The popular Travel Medicine Service clinic at the University of Washington Medical Center will close May 17 to make way for an expansion of the hospital's emergency department.

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The walls of Dr. Russell McMullen’s office at the University of Washington Medical Center are covered in postcards showing galloping zebras, stalking leopards and towering peaks such as Aconcagua in Argentina.

And then there’s the box of bottles — filled with preserved intestinal worms and the particularly nasty botfly maggots, which can flourish underneath human skin.

These are patient mementos McMullen has collected over 25 years working at the hospital’s popular Travel Medicine Service clinic, which opened in the early 1980s. McMullen and his co-workers are coming to terms with news the clinic will close May 17 to make way for an expansion of the hospital’s emergency department.

The clinic logs between 4,000 and 5,000 patient visits each year. People traveling to developing countries get vaccinations and counseling on how to stay healthy in places where they might be exposed to malaria, dengue fever and a host of other diseases. McMullen also treats travelers who return home with exotic illnesses, some of which get misdiagnosed by other doctors.

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The patients he sees come from a variety of backgrounds, including those who work in Seattle’s thriving global-health field, volunteers hoping to make a difference in poorer countries, technology-company representatives setting up outsourcing operations, even cruise-ship travelers.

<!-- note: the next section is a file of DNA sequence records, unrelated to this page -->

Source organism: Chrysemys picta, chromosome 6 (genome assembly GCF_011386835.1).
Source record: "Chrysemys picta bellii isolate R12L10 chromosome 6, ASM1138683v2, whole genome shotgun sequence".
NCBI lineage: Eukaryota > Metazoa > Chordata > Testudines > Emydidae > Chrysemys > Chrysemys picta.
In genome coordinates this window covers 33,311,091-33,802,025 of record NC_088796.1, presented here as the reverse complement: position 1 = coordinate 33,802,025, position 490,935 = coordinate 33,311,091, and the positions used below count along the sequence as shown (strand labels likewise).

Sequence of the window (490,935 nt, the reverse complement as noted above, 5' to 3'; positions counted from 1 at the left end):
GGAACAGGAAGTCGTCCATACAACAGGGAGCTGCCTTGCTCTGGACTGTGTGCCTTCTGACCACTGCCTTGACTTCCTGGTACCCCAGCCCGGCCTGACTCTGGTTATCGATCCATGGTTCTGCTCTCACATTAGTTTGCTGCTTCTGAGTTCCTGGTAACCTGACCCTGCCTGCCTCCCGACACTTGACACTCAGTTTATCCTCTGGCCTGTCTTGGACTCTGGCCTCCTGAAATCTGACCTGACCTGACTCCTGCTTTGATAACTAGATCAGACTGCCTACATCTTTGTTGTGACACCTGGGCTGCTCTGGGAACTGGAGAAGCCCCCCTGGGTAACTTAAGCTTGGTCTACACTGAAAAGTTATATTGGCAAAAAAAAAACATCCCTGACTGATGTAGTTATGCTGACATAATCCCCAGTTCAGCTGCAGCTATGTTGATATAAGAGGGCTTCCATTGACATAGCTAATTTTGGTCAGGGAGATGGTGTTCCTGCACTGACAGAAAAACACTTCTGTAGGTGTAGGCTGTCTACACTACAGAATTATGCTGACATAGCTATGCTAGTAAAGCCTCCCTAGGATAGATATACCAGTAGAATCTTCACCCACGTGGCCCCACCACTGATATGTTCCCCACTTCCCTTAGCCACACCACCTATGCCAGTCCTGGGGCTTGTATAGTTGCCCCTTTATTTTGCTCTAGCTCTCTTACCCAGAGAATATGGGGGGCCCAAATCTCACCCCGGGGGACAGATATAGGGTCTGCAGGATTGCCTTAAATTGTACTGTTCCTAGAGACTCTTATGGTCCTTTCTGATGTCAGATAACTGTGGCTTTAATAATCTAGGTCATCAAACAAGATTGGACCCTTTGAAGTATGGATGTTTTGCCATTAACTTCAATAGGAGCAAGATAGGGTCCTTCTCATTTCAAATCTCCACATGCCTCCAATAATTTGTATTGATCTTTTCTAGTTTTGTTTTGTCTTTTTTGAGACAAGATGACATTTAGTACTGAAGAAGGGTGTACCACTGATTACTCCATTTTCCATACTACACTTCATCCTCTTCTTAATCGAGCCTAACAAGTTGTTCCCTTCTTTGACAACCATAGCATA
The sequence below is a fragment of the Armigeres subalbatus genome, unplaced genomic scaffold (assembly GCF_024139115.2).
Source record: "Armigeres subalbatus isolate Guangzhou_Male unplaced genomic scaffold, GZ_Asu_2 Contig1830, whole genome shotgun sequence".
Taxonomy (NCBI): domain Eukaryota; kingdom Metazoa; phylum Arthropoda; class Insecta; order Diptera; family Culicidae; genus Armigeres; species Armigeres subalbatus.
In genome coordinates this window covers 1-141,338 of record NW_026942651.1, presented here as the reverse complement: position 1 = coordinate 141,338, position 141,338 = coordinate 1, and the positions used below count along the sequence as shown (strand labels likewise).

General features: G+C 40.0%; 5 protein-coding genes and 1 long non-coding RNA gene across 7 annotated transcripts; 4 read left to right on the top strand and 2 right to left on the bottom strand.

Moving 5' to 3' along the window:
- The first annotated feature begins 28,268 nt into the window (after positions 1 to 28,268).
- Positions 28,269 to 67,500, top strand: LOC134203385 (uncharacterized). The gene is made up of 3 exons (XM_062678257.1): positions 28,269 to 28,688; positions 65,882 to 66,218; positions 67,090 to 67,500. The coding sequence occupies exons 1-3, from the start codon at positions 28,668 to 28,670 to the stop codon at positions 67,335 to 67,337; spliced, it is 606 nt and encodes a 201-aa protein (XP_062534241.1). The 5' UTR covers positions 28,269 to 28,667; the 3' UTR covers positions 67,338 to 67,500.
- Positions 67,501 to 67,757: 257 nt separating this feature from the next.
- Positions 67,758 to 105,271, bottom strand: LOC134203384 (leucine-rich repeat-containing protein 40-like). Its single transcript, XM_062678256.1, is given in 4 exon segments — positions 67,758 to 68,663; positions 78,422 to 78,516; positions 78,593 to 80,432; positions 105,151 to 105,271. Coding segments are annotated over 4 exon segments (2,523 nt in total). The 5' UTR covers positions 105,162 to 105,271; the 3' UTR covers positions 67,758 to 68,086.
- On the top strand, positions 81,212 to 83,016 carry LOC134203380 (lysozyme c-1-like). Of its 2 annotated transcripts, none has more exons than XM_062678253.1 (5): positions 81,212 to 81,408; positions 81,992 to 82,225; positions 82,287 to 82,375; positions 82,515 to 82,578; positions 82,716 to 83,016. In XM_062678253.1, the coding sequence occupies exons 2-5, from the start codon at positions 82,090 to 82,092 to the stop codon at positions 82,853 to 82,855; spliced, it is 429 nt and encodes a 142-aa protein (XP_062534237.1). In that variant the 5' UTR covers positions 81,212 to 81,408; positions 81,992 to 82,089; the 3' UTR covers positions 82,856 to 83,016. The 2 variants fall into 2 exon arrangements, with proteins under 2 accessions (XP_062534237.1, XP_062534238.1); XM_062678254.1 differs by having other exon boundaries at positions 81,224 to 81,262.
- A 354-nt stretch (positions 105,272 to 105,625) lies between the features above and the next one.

McMullen said most visits are covered by patients’ health insurance and the clinic always has broken even financially or made a small surplus.

“I think that the clinic had a really special place here in the university system and in the Seattle community,” said Sandy Murray, a registered nurse who has worked there for about 10 years. “I’ve always thought of it as the place to get pre-travel care.”

Tina Mankowski, a spokeswoman for UW Medicine, said the hospital needs the clinic’s space and that patients will find it more convenient to get their travel needs met at one of six UW community clinics located throughout King County.

In a draft of a letter to be sent to patients next week, the UW writes, “We want to assure you that travel-medicine specialists will continue to be available to you within the UW Medicine health system.”

UW Medicine has promised the clinic’s staff will be offered other work within the UW system.

Attending the clinic last Friday was James Piper, 17, a junior at Juanita High School who plans to travel to Ethiopia with a church group this summer. He’ll be working with children who are suffering from HIV/AIDS or whose family members have the disease.

Piper got three shots Friday — one for Hepatitis A, one for typhoid and one for yellow fever. McMullen told Piper the importance of following the instructions for his malaria medicine by taking it only on a full stomach. McMullen told the story of one doctor who’d gone to Ghana to do volunteer work and who’d suffered gastrointestinal bleeding because he didn’t read the instructions.

“He ended up a patient at his own hospital,” McMullen said. Piper promised he’d follow the instructions.

Despite dealing with all sorts of odd cases, McMullen said he’s only gotten sick once while traveling himself — it was diarrhea, and it happened, ironically enough, while he was attending a conference on travel diseases.

“It was after eating an expensive snail dinner,” McMullen said. “In Paris.”

Nick Perry: 206-515-5639 or

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